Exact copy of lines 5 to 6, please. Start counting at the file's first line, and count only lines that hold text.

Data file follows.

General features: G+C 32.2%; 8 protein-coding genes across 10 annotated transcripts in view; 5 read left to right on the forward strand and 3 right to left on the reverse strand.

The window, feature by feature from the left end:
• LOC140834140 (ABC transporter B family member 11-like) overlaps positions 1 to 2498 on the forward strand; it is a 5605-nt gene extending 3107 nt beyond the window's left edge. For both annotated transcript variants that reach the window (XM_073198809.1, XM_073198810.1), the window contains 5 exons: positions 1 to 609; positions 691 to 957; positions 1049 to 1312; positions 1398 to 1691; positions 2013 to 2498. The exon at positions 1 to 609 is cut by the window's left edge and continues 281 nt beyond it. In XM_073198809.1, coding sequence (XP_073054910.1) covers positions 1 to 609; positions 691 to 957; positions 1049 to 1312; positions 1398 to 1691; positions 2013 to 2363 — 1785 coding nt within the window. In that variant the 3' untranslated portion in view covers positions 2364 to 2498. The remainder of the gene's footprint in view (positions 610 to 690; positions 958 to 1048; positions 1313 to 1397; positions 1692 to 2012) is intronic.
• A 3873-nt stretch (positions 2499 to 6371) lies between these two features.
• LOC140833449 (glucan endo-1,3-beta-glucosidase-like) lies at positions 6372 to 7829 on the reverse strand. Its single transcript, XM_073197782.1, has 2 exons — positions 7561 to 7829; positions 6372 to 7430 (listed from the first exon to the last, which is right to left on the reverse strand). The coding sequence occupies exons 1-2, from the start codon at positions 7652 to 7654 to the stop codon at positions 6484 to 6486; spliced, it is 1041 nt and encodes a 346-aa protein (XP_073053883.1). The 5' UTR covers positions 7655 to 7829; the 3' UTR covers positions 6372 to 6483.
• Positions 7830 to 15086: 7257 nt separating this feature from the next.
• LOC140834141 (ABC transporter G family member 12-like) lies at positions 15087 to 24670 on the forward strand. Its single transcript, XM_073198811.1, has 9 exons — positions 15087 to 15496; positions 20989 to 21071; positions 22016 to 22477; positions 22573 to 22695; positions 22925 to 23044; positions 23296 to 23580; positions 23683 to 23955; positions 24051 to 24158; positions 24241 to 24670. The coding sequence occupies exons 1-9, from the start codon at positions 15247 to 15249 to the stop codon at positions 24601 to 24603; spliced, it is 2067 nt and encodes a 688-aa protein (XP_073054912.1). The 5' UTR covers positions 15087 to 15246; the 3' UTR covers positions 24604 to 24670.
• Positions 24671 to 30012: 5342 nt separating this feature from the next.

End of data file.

• LOC140833449 (glucan endo-1,3-beta-glucosidase-like) lies at positions 6372 to 7829 on the reverse strand. Its single transcript, XM_073197782.1, has 2 exons — positions 7561 to 7829; positions 6372 to 7430 (listed from the first exon to the last, which is right to left on the reverse strand). The coding sequence occupies exons 1-2, from the start codon at positions 7652 to 7654 to the stop codon at positions 6484 to 6486; spliced, it is 1041 nt and encodes a 346-aa protein (XP_073053883.1). The 5' UTR covers positions 7655 to 7829; the 3' UTR covers positions 6372 to 6483.
• Positions 7830 to 15086: 7257 nt separating this feature from the next.